By: 
Allan O'Dette
January 22, 2018

Last month, I joined Ontario Premier Kathleen Wynne's trade mission to mainland China, Hong Kong and Vietnam. Our 13-day tour produced more than $2.3 billion in deals, an impressive amount that would please any chief investment officer. But I also returned with a conviction that the agreements we signed are only a hint of the economic opportunities awaiting Ontario firms in China.

The potential to expand our commercial ties springs from two Ontario advantages: the growing demand from Asia's middle class for trustworthy Canadian goods and services, and the ever-increasing personal links between our jurisdictions.

The business dynamic in China has changed dramatically in the past few years. We're all aware that China's economy is now the world's second largest, just $7 trillion in GDP behind the United States. But while China's growth was once propelled by low production costs and exports to the West, the primary driver is now rising domestic consumption in China itself: China's National Bureau of Statistics reports that consumption's share economic growth went from 47 percent in 2013 to almost 65 percent in 2016.

That rise heralds an increase in demand for foreign goods, an opportunity we've barely begun to exploit. China is Ontario's fourth largest export market but its percentage share is low: just 1.4 percent of our $205 billion in exports went to China in 2016. By comparison, 80 percent of our exports still head south to the U.S. We need to open new markets.

The prospect of formal negotiations toward a Canada-China trade agreement offers one path to doing so but getting there will be an uphill struggle. A trade deal with China raises national security issues, questions about how to deal with China's state-owned enterprises, and is made even more fraught by the darkening clouds over the U.S.-China relationship.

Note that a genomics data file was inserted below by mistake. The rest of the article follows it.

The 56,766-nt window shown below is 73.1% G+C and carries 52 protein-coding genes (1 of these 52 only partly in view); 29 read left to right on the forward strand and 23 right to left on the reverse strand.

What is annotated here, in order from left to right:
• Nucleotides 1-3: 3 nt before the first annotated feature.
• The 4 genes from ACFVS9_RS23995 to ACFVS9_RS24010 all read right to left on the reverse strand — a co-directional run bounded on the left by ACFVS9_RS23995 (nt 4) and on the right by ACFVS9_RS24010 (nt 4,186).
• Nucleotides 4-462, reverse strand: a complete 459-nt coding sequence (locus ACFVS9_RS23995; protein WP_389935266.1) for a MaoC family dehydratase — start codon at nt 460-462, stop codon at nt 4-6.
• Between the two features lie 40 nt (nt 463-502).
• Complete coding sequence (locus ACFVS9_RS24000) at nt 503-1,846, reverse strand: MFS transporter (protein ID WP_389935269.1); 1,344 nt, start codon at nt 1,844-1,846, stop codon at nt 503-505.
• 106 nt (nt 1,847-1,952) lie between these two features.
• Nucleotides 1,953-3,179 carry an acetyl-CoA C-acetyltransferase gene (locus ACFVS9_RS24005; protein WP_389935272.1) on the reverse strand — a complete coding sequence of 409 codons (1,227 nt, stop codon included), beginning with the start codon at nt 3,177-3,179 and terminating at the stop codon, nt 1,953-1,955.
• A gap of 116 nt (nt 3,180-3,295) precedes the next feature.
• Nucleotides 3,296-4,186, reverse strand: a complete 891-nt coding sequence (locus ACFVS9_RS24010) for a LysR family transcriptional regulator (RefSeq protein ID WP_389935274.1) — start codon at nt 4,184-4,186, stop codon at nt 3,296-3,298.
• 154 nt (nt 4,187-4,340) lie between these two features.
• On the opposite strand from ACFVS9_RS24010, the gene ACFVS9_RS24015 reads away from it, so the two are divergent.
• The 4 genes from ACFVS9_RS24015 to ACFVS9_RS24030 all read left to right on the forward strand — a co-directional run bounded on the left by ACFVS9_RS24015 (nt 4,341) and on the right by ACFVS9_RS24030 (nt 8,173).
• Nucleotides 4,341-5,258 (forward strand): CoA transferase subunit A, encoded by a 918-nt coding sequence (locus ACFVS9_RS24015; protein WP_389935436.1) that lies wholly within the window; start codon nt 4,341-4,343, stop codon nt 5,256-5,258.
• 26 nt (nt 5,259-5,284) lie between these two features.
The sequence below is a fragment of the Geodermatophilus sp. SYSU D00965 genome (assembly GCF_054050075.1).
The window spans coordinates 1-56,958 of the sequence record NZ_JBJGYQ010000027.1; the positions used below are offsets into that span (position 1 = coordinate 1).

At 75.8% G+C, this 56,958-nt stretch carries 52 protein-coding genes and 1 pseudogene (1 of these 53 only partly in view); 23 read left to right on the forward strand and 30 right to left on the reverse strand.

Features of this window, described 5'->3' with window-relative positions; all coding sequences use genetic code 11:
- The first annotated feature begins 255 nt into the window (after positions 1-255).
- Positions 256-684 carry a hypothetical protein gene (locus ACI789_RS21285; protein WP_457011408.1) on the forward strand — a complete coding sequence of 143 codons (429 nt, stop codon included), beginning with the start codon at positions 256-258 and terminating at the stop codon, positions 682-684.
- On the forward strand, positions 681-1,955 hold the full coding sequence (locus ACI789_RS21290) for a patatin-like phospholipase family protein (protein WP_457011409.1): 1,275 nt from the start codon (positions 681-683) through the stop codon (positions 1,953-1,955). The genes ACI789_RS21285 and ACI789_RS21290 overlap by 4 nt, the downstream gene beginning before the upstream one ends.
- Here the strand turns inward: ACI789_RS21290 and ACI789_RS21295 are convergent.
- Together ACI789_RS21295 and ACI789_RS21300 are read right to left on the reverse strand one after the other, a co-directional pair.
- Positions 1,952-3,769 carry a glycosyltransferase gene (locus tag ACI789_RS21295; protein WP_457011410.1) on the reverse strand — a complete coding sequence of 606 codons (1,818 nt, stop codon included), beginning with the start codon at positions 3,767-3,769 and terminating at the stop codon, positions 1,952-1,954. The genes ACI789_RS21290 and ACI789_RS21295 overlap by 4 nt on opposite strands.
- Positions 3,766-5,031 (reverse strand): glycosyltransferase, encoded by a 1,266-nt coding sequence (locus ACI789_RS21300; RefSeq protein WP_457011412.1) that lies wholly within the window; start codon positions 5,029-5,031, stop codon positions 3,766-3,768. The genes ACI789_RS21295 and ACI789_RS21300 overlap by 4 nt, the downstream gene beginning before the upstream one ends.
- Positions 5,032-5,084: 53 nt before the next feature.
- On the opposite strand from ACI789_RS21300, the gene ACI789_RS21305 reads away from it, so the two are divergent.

Yet those obstacles merely underscore the need for Ontario firms to proactively develop partnerships and customers in China. The Premier's mission revealed the enormous potential for Ontario companies to do so without a trade agreement. Much more is needed.

During our time in Hong Kong, I had the pleasure of meeting Dr. Patrick Shui-Chung Wang, Chairman and CEO of Johnson Electric, a global producer of automotive parts. The company is investing $351 million in Ontario in its Ancaster subsidiary Stackpole International to build transmissions for electric vehicles. Dr. Wang told me he made the decision to boost his investment here because of the ease in attracting, retaining and retraining workers in Ontario.

Trust. It's a description I heard applied to Canadian workers and products throughout the trip. Chinese companies want workers who perform at a high level. And they want to import brands that carry a guarantee of integrity and quality. That's why Feihe International signed a deal in Beijing to build its first baby formula production facility outside of China. The $225 million investment will tap local goat and cow milk suppliers in the Kingston area to meet rising demand for safe milk products as China.

Ontario's other advantage is our growing number person-to-person contacts with China. A majority of the 1.4 million people of Chinese origin in Canada call Ontario home, and the connections are expanding all the time. Tourism from China is up: almost a quarter of a million visitors came to Ontario in 2015, a number that can only grow with the federal government's pledge to open seven new visa centres in China and direct flights from Canada to China now reach 11 cities directly. China is already Canada's largest source of foreign students.

These links forge the foundations for lifelong relationships built on family, friends, business and pleasure. Those ties characterized our relations with the British, Americans and other Europeans throughout the 20th century. It can be the case with Asia in the 21st.

Business missions like the one just concluded by Premier Wynne make news because of the eye-popping size of the deals signed while abroad. The real impact is deeper and longer lasting. I came home energized by the enormous potential that awaits Ontario in Asia, and with the certainty that I'll be facing jet lag again and again as I go back.

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